Justice Dept. Official Leading Trump-Russia Probe to Step Down | NBC Bay Area
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Justice Dept. Official Leading Trump-Russia Probe to Step Down

As Mary McCord leaves, several position in the department remain unfilled

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    Justice Dept. Official Leading Trump-Russia Probe to Step Down
    AP Photo/Susan Walsh, File
    In this March 15, 2017, file photo, acting Assistant Attorney General Mary McCord speaks during a news conference at the Justice Department in Washington. McCord, the Justice Department's top national security official is leaving her position in May 2017.

    The official leading the Justice Department's investigation into whether President Donald Trump's campaign had ties to Russia's meddling in the 2016 election is leaving her position next month.

    Acting Assistant Attorney General Mary B. McCord told the staff of the department's national security division this week she is leaving to pursue other opportunities.

    Her departure leaves a major vacancy at a time when several key positions within the department remain unfilled. Attorney General Jeff Sessions' picks for deputy and associate attorney general — the No. 2 and No. 3 officials at the Justice Department — await Senate confirmation, and the Trump administration has not announced other top political appointees. A month after Sessions sought the resignations of the nation's U.S. attorneys, their replacements are not yet in place.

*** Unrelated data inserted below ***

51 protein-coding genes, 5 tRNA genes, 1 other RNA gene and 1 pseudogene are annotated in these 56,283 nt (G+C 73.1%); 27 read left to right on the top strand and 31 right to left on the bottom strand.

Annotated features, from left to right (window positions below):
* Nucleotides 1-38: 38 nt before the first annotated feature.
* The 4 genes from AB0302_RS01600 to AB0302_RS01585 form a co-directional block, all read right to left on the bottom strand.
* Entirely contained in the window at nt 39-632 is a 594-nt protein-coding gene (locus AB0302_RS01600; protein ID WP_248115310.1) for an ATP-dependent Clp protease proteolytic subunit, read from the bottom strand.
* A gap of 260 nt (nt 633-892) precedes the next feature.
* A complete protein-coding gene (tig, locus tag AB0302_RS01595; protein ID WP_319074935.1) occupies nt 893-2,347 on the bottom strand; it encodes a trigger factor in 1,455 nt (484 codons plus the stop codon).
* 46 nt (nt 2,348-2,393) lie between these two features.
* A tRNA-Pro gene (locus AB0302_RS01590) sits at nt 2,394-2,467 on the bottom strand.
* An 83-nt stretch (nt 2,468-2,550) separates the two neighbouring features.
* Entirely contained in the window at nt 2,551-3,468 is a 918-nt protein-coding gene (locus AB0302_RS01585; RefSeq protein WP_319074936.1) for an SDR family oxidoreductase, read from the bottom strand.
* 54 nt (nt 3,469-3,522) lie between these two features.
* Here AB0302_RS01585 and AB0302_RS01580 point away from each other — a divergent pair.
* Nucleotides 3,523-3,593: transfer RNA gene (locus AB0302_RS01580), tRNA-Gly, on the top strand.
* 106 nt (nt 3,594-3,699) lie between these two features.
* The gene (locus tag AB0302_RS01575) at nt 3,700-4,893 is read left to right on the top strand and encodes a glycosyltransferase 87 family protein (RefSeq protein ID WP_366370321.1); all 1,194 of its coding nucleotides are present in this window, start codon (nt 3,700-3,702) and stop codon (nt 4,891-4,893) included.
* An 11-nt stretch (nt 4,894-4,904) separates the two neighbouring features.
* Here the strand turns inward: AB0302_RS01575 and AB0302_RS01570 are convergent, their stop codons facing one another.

A longtime federal prosecutor, McCord had been acting as head of the national security division since October. The unit oversees cases involving terrorism, espionage, cybercrime and other national security threats. She joined that unit in 2014 after working in the U.S. Attorney's office for the District of Columbia for 20 years.

    Devin Nunes Recuses Himself From Russia Probe

    [NATL]Devin Nunes Recuses Himself From Russia Probe

    House Intelligence Committee Chairman Devin Nunes said Thursday he would temporarily remove himself from his panel’s investigation into Russian interference in the 2016 election, amid growing concerns over his independence and a new House Ethics Committee probe into his handling of it. NBC News’ Blayne Alexander reports.

    (Published Thursday, April 6, 2017)

    In her memo, McCord did not reveal what she plans to do next, aside from spending time with her family.